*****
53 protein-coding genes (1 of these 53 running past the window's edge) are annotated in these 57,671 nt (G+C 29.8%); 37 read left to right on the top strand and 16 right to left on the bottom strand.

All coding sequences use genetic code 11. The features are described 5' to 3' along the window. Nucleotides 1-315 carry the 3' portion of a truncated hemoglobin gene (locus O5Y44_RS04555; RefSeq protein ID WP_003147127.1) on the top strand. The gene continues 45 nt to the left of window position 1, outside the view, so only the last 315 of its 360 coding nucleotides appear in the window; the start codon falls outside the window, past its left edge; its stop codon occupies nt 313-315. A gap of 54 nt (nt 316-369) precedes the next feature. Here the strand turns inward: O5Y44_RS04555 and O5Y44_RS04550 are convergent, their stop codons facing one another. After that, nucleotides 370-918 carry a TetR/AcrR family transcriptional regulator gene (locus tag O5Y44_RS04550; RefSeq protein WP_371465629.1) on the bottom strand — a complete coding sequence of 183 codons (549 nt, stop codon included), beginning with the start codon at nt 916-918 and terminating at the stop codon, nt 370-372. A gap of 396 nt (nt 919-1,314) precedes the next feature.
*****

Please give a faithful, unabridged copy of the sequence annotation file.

53 protein-coding genes (1 of these 53 running past the window's edge) are annotated in these 57,671 nt (G+C 29.8%); 37 read left to right on the top strand and 16 right to left on the bottom strand.

All coding sequences use genetic code 11. The features are described 5' to 3' along the window. Nucleotides 1-315 carry the 3' portion of a truncated hemoglobin gene (locus O5Y44_RS04555; RefSeq protein ID WP_003147127.1) on the top strand. The gene continues 45 nt to the left of window position 1, outside the view, so only the last 315 of its 360 coding nucleotides appear in the window; the start codon falls outside the window, past its left edge; its stop codon occupies nt 313-315. A gap of 54 nt (nt 316-369) precedes the next feature. Here the strand turns inward: O5Y44_RS04555 and O5Y44_RS04550 are convergent, their stop codons facing one another. After that, nucleotides 370-918 carry a TetR/AcrR family transcriptional regulator gene (locus tag O5Y44_RS04550; RefSeq protein WP_371465629.1) on the bottom strand — a complete coding sequence of 183 codons (549 nt, stop codon included), beginning with the start codon at nt 916-918 and terminating at the stop codon, nt 370-372. A gap of 396 nt (nt 919-1,314) precedes the next feature.